Heading towards the Garden at Siglap South, one would either have to walk around the compound, or down and up dark flights of stairs in a small space. Immediately, you would see a spiral herb garden, a growing variety of edibles in interconnected soil beds and trellis.
Walking in the garden, you may go barefoot. Soles on paths paved with cocopeat, dried leaves and twigs.
Going barefoot (was comfortable), left my soles soil-less.
The regenerative garden expanded into an L shape, with a papaya circle, banana circle and heaps of compost piles with a worm bin. As the garden is blocked by concrete walls of neighbouring houses, it does not receive as much sunlight as ideal. Practising regenerative methods, the gardeners experimented with many ways to retain moisture while creating looser soil. The soil is also nourished by the gardeners’ housemade fish fertilisers, worm towers peaking out at every plot and of course the lovingly prepared compost.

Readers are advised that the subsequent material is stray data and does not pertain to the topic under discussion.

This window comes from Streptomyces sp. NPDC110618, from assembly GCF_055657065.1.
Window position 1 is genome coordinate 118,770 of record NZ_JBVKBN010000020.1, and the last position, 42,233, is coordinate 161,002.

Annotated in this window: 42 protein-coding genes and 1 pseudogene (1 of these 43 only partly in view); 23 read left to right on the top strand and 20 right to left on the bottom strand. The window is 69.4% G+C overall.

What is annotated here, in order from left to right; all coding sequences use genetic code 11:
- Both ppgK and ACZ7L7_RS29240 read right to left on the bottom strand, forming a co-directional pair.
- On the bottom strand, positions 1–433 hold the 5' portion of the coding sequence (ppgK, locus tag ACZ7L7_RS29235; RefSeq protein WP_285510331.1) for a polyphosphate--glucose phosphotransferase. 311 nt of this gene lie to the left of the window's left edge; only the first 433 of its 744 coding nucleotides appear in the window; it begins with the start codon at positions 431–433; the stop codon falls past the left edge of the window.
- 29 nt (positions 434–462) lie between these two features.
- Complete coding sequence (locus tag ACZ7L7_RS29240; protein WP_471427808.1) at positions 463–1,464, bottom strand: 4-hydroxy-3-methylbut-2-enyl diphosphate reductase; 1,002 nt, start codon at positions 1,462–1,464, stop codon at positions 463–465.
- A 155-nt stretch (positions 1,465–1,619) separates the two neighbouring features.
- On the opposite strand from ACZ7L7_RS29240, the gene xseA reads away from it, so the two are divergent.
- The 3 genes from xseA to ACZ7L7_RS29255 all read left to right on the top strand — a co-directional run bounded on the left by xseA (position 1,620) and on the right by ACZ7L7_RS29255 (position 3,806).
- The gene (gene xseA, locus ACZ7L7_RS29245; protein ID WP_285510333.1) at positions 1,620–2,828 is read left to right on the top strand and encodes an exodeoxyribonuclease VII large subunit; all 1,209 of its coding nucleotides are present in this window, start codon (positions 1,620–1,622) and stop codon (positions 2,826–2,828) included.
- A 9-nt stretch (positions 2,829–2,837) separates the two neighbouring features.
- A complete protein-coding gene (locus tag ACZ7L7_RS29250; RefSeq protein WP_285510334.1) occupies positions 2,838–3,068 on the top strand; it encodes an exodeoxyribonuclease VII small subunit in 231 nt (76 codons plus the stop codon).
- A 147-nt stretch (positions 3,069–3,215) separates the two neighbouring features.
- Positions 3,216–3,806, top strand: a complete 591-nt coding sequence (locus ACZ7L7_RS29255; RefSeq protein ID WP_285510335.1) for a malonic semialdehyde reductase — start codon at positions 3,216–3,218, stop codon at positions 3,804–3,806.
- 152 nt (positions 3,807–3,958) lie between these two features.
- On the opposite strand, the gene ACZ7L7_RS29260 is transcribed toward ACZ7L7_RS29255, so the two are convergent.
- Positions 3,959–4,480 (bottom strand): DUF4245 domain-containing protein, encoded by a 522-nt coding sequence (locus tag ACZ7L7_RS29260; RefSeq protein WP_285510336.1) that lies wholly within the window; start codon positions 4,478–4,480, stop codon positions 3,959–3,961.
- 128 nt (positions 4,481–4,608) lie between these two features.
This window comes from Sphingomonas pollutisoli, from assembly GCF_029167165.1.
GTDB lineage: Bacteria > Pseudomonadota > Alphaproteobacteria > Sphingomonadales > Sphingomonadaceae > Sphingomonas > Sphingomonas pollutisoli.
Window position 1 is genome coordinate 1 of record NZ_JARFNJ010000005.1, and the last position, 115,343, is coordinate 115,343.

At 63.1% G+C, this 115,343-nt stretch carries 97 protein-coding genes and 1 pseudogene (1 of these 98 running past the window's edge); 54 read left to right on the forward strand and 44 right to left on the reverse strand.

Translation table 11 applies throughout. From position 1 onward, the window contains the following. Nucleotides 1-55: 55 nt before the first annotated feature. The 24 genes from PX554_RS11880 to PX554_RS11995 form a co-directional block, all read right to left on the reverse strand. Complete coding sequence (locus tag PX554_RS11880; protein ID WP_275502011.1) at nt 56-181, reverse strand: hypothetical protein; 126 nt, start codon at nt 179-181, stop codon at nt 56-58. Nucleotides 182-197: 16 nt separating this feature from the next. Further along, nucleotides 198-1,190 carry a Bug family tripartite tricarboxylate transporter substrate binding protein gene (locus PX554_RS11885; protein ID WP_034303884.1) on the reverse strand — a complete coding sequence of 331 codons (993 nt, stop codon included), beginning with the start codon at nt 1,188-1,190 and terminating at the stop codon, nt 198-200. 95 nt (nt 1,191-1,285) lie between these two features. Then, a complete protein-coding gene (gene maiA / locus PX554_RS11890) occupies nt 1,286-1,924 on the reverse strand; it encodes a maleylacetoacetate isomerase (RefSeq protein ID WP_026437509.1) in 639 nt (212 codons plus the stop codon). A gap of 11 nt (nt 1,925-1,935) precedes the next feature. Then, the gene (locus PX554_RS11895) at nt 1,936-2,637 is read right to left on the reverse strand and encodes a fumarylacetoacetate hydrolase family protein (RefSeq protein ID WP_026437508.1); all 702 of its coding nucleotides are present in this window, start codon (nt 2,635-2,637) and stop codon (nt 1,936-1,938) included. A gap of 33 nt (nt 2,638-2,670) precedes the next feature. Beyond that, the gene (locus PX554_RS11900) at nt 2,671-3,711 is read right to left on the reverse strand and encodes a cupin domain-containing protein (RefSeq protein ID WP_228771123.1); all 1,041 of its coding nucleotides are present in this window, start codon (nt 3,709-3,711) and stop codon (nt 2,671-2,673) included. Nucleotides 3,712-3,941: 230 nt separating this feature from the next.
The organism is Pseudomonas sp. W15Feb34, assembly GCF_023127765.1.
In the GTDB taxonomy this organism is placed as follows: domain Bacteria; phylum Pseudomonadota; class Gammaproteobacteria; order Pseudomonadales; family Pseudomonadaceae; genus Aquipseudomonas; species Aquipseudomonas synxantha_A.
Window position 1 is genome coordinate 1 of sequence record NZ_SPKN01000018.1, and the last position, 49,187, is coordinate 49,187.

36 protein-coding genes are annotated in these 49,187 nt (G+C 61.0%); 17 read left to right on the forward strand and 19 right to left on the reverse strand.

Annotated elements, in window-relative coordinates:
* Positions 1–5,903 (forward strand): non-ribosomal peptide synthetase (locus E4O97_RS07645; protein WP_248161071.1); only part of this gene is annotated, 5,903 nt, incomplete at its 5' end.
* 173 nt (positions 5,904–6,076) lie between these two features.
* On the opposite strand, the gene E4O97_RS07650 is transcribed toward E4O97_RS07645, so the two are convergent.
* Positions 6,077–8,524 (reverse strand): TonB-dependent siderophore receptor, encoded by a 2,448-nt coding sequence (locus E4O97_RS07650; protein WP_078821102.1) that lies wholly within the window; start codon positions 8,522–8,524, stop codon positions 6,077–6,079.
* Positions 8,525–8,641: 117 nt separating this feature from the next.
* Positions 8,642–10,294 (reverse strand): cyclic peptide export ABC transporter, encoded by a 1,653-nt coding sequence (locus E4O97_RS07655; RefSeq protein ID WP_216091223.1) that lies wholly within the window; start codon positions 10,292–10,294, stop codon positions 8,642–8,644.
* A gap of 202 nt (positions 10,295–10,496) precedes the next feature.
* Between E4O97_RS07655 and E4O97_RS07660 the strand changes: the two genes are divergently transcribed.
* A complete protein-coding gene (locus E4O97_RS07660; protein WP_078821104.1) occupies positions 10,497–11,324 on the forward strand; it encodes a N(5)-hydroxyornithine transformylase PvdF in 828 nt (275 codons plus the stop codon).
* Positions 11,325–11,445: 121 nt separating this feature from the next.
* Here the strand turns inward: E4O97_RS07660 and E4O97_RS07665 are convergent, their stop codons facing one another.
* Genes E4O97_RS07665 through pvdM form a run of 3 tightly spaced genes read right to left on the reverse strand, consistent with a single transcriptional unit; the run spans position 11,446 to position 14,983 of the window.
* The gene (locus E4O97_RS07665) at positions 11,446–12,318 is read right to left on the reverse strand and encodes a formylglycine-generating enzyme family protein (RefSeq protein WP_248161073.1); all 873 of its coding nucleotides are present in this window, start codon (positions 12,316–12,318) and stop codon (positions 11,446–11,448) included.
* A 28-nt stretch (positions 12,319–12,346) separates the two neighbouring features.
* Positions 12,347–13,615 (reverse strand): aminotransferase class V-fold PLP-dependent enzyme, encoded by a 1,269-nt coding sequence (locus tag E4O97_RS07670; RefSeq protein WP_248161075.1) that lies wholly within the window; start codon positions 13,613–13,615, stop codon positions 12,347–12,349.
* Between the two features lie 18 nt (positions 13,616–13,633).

Huge compost piles heat up to 60 degrees and they are often filled with foodscraps that the gardeners retrieve from the neighbourhood and nearby wet markets. It’s their dedication to feeding the soil with organic matter that turned the once compact soil into one that is now full of life – earthworm-spotting, moist but loose.
To an eye that visits the garden once in a while, the garden undergoes subtle changes. A growing lushness, constantly fruiting passion fruits, plants re-seeding and re-growing again. At every turn, one may also encounter rarely seen plants, like java ginseng, white ginger (which flower tastes like jasmine) and more native plants like ulam raja, lady fingers and sweet potato leaves that fill the soil beds. Growing along the beds are a type of medical flower which is commonly seen around the pavements in Singapore. It was only a visit to Siglap garden that one might realise plants that are edible are actually all around us!